P2P Lending of Personal Loans
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UPDATED: Mar 15, 2012
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Long before established banks and lending institutions were created, there were people who lent currency to their friends, family, and peers. Whether that currency of old was a form of legal tender or simply a material possession, borrowing from individuals with wealth predates the formal lending institution we all know (but don’t necessarily love) today.
That system of borrowing from friends, family, and peers is still alive today, and some believe it’s now more popular than ever due to the internet. Particularly for those who don’t have wealthy family and friends in positions to lend money, those who need a personal loan from a non-bank source can now venture to various websites to find a person-to-person (P2P) loan.
The Appeal of P2P Loans
Individuals who encounter unexpected expenses, desire a new low to moderately priced item, or maybe would like some extra spending cash for special occasions often find use in personal loans. The one drawback, however, is that personal loans often come at high interest rates, and, depending on a borrower’s credit score, may require upfront collateral.
P2P loans allow borrowers to obtain personal financing at lower interest rates since the corporate lending institution is removed from the equation. Since this type of credit is offered by individuals with money to borrowers who need money, the overhead is low, and rates can be set at whatever level the lender deems appropriate.
Qualifying for a P2P Loan
Banks and traditional lenders have extensive policies and rigid procedures in place for determining who will qualify for a personal loan. Judging a person on their credit score, income, and outstanding debts, banks may or may not decide to lend to a borrower, and if they do the interest rates offered can fluctuate immensely.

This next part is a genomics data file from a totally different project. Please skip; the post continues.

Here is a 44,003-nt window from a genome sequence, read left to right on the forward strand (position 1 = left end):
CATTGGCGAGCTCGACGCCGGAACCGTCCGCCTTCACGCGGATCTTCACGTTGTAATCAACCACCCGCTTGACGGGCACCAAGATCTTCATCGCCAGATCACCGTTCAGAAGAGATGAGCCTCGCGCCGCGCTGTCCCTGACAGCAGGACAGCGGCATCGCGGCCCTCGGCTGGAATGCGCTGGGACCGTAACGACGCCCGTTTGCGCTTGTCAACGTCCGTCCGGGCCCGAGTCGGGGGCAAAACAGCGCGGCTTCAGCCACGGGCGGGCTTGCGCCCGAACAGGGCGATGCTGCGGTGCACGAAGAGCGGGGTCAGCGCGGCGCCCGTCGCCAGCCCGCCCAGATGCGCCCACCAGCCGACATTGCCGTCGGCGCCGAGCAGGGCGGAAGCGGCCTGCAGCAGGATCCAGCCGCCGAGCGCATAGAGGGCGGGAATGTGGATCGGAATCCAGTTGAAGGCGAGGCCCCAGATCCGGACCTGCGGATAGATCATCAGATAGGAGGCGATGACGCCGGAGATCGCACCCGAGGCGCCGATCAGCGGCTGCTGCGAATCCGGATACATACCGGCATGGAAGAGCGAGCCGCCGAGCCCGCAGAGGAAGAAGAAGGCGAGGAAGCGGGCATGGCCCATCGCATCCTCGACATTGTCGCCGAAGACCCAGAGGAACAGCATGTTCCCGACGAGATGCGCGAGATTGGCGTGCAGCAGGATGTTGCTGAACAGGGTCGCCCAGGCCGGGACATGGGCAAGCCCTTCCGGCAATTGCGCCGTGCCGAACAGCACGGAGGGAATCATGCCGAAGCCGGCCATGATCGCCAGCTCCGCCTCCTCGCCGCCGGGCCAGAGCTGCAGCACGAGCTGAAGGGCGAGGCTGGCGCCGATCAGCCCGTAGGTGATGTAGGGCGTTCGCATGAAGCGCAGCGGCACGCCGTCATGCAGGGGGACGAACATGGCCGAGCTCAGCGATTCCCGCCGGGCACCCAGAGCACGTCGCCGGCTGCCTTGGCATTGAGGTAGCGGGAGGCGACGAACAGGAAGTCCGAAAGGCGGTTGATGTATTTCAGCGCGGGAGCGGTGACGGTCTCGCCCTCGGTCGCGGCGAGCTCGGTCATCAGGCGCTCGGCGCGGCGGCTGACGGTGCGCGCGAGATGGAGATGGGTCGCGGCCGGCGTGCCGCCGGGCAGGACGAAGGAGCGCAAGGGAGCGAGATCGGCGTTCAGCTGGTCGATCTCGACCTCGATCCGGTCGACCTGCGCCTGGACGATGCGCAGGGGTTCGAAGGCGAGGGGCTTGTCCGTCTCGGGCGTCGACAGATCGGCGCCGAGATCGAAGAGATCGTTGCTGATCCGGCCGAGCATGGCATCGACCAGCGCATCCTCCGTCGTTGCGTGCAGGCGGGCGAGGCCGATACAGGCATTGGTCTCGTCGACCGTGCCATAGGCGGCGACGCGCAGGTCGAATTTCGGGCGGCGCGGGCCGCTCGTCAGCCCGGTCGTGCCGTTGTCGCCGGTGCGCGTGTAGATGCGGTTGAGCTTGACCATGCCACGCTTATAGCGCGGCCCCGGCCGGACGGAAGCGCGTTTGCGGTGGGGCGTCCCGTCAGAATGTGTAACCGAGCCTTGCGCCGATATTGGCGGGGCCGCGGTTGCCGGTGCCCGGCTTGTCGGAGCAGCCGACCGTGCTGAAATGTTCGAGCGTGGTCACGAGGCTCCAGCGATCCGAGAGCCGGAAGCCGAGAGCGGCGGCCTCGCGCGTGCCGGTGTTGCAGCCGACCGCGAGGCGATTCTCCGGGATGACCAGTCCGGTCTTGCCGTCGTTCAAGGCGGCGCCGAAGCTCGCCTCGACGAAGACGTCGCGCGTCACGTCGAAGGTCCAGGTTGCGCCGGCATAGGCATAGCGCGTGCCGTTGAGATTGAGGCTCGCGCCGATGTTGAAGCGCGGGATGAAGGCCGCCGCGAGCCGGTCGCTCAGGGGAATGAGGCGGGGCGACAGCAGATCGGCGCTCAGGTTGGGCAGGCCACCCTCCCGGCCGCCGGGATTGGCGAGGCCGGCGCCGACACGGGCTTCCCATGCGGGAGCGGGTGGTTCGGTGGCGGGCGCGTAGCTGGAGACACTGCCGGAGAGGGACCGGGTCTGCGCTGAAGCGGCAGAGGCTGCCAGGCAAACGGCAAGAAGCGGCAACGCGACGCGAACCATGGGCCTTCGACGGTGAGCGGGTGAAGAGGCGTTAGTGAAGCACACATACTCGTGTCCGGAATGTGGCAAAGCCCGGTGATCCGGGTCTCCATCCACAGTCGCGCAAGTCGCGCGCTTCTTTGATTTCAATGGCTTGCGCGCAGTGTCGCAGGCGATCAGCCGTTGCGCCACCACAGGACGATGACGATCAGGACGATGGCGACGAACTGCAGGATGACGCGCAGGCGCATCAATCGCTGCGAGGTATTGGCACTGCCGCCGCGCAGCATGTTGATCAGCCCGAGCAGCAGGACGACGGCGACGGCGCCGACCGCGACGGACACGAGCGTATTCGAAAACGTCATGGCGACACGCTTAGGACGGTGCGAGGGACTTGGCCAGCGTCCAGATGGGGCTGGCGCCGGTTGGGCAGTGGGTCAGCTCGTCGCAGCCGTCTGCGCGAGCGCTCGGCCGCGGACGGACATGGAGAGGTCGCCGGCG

With the online P2P loan system, those offering their money to borrowers often collaborate with one another when determining the eligibility of an applicant. More often than not, that eligibility is determined not by the borrower’s financial history, but rather by the rate and size of return the lenders can hope to receive from the transaction.
In order to ease the risk of lending to strangers and to grant affordable rates under desired conditions, P2P personal loan lenders usually pool their money together to fund individual loans.
According to a MarketWatch article by Amy Hoak, there are a few guidelines borrowers should adhere to when making their case to a P2P lender:
- Be realistic. Lenders registered on these online websites are not offering their money for charity. They’re seeking to turn a profit on the money they lend to strangers, and definitely know what current fair interest rates are. When applying for a P2P loan, seek a realistic rate and term.
- Get personal. P2P sites are communities, so sharing personal information in an attempt to let lenders know who you are is encouraged. Plus personal lenders are more apt to give money to individuals they know a little about than they would a faceless stranger.
- Be patient. As Jean Garascia, an analyst for the California-based company Javelin Strategy & Research, explains, “The demand for loans is much higher than the actual capital available.” Sometimes applicants are approved immediately, while other times they wait for days, or even weeks before receiving word on whether or not they’ll receive their loan.
P2P Loans are Still Real Forms of Financing
It’s important for borrowers to realize that P2P loans are a form of financing like any other type of credit offered from traditional sources. Borrowers are expected to pay this money back or they may find themselves facing a plethora of obstacles.
Those who default on their P2P money will suffer a credit score blow, and their loan will be turned over to a collections agency. If a borrower refused to cooperate with a hired collections agency, they could open themselves up to potential wage garnishment.
The P2P system is not illegal or subpar, but rather it’s a means for borrowers to obtain personal loans from their peers instead of from banks.